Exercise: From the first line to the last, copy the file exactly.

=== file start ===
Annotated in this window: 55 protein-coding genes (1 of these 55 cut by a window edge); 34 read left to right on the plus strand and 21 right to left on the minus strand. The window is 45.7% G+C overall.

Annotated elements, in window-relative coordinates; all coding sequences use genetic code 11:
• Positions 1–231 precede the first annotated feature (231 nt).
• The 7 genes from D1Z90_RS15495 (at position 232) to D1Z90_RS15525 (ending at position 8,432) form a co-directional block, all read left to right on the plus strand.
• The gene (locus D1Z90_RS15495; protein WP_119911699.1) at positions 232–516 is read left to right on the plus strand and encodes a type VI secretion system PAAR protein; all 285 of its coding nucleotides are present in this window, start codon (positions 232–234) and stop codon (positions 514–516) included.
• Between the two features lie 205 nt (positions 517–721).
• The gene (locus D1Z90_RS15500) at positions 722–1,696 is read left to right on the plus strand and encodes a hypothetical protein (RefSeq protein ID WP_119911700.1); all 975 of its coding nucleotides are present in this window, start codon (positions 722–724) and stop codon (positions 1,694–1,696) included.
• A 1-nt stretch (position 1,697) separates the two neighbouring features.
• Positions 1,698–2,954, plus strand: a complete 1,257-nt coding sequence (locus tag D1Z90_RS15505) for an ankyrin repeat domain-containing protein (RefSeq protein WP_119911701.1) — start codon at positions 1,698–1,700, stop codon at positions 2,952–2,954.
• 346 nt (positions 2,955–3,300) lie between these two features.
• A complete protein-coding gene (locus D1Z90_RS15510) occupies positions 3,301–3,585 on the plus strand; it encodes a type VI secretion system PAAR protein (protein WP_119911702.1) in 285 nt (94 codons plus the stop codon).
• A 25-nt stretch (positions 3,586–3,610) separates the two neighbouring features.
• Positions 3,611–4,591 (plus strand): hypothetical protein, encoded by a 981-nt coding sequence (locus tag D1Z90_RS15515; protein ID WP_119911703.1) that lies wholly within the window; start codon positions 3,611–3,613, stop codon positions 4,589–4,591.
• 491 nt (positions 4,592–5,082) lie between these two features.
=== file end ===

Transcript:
Annotated in this window: 55 protein-coding genes (1 of these 55 cut by a window edge); 34 read left to right on the plus strand and 21 right to left on the minus strand. The window is 45.7% G+C overall.

Annotated elements, in window-relative coordinates; all coding sequences use genetic code 11:
• Positions 1–231 precede the first annotated feature (231 nt).
• The 7 genes from D1Z90_RS15495 (at position 232) to D1Z90_RS15525 (ending at position 8,432) form a co-directional block, all read left to right on the plus strand.
• The gene (locus D1Z90_RS15495; protein WP_119911699.1) at positions 232–516 is read left to right on the plus strand and encodes a type VI secretion system PAAR protein; all 285 of its coding nucleotides are present in this window, start codon (positions 232–234) and stop codon (positions 514–516) included.
• Between the two features lie 205 nt (positions 517–721).
• The gene (locus D1Z90_RS15500) at positions 722–1,696 is read left to right on the plus strand and encodes a hypothetical protein (RefSeq protein ID WP_119911700.1); all 975 of its coding nucleotides are present in this window, start codon (positions 722–724) and stop codon (positions 1,694–1,696) included.
• A 1-nt stretch (position 1,697) separates the two neighbouring features.
• Positions 1,698–2,954, plus strand: a complete 1,257-nt coding sequence (locus tag D1Z90_RS15505) for an ankyrin repeat domain-containing protein (RefSeq protein WP_119911701.1) — start codon at positions 1,698–1,700, stop codon at positions 2,952–2,954.
• 346 nt (positions 2,955–3,300) lie between these two features.
• A complete protein-coding gene (locus D1Z90_RS15510) occupies positions 3,301–3,585 on the plus strand; it encodes a type VI secretion system PAAR protein (protein WP_119911702.1) in 285 nt (94 codons plus the stop codon).
• A 25-nt stretch (positions 3,586–3,610) separates the two neighbouring features.
• Positions 3,611–4,591 (plus strand): hypothetical protein, encoded by a 981-nt coding sequence (locus tag D1Z90_RS15515; protein ID WP_119911703.1) that lies wholly within the window; start codon positions 3,611–3,613, stop codon positions 4,589–4,591.
• 491 nt (positions 4,592–5,082) lie between these two features.